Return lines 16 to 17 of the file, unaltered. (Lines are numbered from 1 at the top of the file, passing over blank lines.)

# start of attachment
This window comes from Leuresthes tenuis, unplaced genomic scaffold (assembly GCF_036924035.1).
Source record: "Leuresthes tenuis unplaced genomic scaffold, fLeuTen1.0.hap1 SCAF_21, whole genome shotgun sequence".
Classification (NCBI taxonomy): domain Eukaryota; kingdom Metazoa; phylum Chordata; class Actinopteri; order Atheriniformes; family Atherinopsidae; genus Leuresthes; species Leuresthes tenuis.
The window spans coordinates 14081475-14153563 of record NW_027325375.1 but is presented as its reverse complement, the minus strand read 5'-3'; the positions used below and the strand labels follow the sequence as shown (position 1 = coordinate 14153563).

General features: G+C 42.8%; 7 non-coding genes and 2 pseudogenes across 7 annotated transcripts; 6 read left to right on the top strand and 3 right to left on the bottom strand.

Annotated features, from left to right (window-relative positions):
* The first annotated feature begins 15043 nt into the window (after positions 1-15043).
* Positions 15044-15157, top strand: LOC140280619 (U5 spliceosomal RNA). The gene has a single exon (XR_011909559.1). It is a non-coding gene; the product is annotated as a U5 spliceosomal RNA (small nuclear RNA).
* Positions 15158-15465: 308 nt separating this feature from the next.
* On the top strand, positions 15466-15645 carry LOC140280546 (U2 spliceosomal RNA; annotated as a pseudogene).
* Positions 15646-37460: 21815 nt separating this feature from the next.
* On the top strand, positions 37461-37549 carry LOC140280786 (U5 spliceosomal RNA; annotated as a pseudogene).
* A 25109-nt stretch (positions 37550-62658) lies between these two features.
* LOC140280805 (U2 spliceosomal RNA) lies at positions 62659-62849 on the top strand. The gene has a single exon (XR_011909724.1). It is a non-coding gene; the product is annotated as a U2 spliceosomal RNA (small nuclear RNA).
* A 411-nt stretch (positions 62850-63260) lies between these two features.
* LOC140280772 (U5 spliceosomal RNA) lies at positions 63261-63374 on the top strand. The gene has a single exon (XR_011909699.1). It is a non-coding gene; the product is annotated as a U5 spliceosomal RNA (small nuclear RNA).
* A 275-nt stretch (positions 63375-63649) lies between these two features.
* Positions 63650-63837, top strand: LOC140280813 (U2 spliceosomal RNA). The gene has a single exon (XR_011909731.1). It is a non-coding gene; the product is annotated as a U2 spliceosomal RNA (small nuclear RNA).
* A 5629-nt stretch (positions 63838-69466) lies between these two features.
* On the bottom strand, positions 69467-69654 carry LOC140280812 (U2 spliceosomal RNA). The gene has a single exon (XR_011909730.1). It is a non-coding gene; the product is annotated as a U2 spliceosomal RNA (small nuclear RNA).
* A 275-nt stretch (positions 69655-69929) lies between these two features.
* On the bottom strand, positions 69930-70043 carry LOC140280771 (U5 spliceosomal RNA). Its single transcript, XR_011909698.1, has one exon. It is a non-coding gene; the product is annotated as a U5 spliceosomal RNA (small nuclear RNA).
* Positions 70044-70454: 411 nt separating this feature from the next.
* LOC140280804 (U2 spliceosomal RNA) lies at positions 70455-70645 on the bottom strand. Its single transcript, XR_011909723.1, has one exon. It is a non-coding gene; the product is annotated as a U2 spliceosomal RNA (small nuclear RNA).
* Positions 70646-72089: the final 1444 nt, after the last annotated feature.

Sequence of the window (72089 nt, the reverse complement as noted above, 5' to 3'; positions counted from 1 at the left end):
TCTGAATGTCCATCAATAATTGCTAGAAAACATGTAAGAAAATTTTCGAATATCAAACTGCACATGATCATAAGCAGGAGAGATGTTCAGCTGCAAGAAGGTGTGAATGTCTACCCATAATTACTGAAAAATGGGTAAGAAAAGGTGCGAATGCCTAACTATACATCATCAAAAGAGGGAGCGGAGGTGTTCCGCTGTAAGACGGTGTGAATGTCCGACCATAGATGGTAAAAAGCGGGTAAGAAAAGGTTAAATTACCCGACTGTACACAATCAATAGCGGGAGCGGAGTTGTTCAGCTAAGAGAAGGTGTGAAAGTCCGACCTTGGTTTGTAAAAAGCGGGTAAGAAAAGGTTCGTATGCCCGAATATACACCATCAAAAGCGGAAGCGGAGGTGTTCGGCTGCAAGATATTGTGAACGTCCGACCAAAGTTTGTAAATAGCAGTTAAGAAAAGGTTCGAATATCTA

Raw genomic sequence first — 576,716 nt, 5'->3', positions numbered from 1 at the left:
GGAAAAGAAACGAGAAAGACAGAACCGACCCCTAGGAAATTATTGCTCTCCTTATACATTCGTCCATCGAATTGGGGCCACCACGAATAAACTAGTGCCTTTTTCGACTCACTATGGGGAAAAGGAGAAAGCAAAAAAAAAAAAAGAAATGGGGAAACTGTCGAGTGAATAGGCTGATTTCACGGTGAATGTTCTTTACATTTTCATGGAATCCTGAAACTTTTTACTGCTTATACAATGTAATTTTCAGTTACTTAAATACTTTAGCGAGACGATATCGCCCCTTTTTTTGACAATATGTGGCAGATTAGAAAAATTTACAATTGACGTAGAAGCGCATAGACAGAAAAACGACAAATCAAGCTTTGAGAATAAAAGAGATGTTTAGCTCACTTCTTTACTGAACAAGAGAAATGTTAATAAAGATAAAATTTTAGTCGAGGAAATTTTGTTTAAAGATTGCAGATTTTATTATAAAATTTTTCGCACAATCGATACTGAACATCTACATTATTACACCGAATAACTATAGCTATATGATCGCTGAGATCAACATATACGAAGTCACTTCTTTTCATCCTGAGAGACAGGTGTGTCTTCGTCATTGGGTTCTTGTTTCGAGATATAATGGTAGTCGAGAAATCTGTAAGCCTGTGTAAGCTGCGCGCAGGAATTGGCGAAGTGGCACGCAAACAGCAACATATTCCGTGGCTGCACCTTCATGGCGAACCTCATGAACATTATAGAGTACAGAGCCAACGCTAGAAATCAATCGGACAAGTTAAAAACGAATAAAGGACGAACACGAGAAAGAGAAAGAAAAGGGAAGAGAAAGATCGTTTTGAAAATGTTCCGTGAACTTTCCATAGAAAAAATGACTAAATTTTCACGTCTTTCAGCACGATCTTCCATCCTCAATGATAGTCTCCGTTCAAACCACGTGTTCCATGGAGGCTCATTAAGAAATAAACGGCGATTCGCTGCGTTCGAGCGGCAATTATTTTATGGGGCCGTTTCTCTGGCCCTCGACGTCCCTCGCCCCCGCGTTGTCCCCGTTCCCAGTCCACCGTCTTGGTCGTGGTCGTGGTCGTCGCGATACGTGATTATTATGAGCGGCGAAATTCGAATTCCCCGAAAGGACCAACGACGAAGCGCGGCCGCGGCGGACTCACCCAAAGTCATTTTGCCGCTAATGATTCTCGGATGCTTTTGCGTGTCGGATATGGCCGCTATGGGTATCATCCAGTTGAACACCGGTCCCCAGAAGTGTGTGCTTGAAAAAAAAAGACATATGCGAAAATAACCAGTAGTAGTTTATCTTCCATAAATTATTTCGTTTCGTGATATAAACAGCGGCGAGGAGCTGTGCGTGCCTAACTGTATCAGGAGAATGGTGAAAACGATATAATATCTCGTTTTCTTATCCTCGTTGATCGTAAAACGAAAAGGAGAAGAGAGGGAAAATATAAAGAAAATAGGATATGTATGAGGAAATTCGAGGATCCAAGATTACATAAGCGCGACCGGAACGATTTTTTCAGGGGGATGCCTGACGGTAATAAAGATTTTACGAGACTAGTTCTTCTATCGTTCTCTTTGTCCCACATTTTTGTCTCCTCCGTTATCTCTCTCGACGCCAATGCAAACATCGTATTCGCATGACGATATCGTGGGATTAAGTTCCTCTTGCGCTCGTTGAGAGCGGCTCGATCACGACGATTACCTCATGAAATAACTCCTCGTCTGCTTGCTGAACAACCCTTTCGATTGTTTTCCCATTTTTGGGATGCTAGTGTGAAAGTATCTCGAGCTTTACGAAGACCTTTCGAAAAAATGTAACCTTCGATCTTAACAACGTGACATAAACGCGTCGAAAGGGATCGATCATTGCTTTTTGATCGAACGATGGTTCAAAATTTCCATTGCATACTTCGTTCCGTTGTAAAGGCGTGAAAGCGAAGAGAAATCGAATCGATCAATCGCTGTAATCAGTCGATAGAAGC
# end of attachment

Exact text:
* LOC140280772 (U5 spliceosomal RNA) lies at positions 63261-63374 on the top strand. The gene has a single exon (XR_011909699.1). It is a non-coding gene; the product is annotated as a U5 spliceosomal RNA (small nuclear RNA).
* A 275-nt stretch (positions 63375-63649) lies between these two features.